Richard Rich, 1st Baron Rich, we're led to believe, was born in 1496. The dating of his birth comes from the fact that in 1551 he was said to have been around 54 years of age. He was born in Basingstoke, Hampshire. His father was John Rich, and his mother was Agnes, and it is believed that he may have had ties to the Rich family that was prominent in the Mercers' Company during the 15th century. The connection came from his father John, for he owned a house in Islington, Middlesex, which he left to his son on his death in 1509.
Rich studied at Cambridge University, where he studied law, but come 1516 he had entered the Middle Temple and went on to form an alliance with Sir Thomas More, who many years later during his trial stated that he had known the young Richard. During his time at the Middle Temple, he worked with More due to them both being members and under the same inn. He served as a butler in the Middle Temple from 1519-1520 and then from 1520-1525 he was a reader at the New Inn. Come 1526, he was unfortunately beaten in his efforts to become the 'common sergeant' of London, but in 1528 he wrote a letter to Cardinal Wolsey in which he suggested that there should be a reform of the common law. He then also offered to tell all on the daily abuse that was received, and suggested remedies to stop this. That year, in the December, to Rich's surprise, he was placed on the commission for peace in Hertfordshire where he was then made commissioner of the sewers in February 1529.
1529 was the year that made Rich a reader in the Middle Temple, and by the November he was returned for the burgesses of Colchester to the 'Reformation' parliament. Rich was later appointed as 'attorney-general' for Wales in 1532 and also chief steward of the southern parts of the Duchy of Lancaster, and this was when Rich's career really began to take off.
He got his first important legal position in October 1533 which was the post of 'solicitor-general'; he was also knighted on the same day. His new position involved working up drafts for important bills which included him working on the restraint of appeals to Rome. He was also set the task of prosecuting the opponents of royal supremacy. This prosecuting role led to him having to deal with the cases against the Bishop of Rochester, John Fisher, and also his old friend, Sir Thomas More. Rich was first sent to Bishop Fisher in the Tower of London where he is said to have examined him in May 1535, when he was sent to find out the bishop’s decision on the royal supremacy. Fisher was assured that his views would not be shared with anyone but the king, but this very conversation was used to condemn him, for his words were evidence to convict him of treason.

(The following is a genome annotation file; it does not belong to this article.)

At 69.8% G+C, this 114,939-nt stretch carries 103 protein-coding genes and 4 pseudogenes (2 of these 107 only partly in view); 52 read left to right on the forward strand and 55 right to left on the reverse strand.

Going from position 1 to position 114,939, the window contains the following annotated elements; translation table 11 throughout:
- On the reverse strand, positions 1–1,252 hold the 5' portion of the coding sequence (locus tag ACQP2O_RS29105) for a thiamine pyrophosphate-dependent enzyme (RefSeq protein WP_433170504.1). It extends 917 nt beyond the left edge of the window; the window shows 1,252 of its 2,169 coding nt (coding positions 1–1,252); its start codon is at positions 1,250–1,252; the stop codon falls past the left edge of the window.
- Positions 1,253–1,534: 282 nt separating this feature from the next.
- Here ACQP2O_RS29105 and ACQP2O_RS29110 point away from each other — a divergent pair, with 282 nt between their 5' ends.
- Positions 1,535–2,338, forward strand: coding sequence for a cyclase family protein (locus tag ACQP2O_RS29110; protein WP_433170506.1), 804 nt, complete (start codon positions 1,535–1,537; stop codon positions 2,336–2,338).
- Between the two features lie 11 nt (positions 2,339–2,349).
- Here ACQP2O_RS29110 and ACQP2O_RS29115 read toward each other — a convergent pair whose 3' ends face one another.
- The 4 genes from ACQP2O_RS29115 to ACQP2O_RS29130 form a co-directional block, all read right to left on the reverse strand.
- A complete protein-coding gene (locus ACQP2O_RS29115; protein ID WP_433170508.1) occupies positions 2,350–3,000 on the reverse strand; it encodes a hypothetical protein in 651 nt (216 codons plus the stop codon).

Rich also had an interview with Thomas More, on June 12th. He willed the chancellor to comply with the supremacy and he reported that More had denied it. At his trial, More accused Rich of perjury, saying 'in good faith, Mr. Rich, I am more sorry for your perjury than mine own peril; and know you that neither I nor any one else to my knowledge ever took you to be a man of such credit as either I or any other could vouchsafe to communicate with you in any matter of importance'. Since More's death, Rich's name has been blackened for the way he went about dealing with More, but their relationship during this time was complicated. Due to this discussion with Rich, More was condemned to death and Rich basked in his reward as overseer of liveries of lands and chirographer of common pleas.
Rich went on to marry in 1535, marrying Elizabeth Jenks, daughter and heir of London grocer, William Jenks. During their marriage, the pair had three sons and nine or ten daughters. Rich also had an illegitimate son.
On 20th April 1536, Rich was made surveyor of liveries and just four days later became the chancellor of the new court of augmentations. This job’s role was based on him overseeing the dissolution of the monasteries which was something he appeared to take great pride in doing; something else that has led to the ruining of his reputation over time.